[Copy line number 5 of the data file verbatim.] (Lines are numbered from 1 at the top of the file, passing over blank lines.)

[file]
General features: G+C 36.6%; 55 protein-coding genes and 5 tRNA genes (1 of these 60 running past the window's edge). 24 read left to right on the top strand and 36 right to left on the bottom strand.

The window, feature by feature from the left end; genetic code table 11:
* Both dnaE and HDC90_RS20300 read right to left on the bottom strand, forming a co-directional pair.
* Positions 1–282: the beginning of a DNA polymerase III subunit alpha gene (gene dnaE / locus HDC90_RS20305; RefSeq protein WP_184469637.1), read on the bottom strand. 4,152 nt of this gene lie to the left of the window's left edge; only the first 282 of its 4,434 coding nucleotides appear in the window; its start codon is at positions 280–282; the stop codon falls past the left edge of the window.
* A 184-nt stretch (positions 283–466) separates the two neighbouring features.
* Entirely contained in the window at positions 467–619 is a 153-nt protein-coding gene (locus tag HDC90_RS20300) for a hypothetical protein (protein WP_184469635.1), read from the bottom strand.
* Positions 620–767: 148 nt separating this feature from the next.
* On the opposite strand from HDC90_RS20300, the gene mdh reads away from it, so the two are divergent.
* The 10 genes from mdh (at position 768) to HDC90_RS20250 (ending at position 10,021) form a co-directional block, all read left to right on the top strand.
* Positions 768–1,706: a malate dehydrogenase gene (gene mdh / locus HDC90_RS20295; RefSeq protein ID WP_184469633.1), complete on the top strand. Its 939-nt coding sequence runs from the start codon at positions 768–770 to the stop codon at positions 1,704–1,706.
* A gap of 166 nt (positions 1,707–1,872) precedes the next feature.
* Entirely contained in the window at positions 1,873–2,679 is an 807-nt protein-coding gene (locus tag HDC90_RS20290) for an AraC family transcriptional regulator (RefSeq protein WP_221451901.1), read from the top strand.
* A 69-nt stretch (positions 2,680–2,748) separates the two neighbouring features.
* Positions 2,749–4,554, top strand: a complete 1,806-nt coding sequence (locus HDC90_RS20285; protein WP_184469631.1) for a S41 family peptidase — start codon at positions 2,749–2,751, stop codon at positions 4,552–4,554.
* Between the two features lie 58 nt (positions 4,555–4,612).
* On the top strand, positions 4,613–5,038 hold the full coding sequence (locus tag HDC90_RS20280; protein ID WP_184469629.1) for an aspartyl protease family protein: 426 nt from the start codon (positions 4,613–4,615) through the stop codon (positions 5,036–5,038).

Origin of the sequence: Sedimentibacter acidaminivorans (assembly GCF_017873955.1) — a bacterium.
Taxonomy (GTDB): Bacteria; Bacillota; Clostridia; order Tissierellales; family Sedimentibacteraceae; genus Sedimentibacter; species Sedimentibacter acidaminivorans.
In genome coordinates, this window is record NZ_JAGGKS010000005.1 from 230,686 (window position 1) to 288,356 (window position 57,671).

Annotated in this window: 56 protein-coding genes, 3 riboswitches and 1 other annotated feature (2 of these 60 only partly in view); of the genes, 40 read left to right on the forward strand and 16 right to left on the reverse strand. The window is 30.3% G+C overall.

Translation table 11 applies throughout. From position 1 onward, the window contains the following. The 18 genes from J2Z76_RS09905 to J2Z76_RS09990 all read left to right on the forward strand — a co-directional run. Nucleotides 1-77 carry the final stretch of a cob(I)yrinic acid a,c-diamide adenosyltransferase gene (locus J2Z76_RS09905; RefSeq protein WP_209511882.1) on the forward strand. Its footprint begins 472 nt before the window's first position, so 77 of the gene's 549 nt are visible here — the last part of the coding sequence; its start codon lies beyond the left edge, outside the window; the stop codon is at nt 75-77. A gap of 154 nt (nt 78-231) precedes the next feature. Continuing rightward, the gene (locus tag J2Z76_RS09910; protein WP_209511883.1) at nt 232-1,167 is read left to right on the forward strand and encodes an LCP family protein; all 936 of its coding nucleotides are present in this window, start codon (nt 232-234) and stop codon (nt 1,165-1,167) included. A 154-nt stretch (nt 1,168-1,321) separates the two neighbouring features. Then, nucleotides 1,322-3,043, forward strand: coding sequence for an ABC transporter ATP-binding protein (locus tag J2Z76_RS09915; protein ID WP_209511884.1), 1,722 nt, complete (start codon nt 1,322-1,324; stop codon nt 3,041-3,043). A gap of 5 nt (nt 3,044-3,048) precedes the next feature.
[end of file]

* A 184-nt stretch (positions 283–466) separates the two neighbouring features.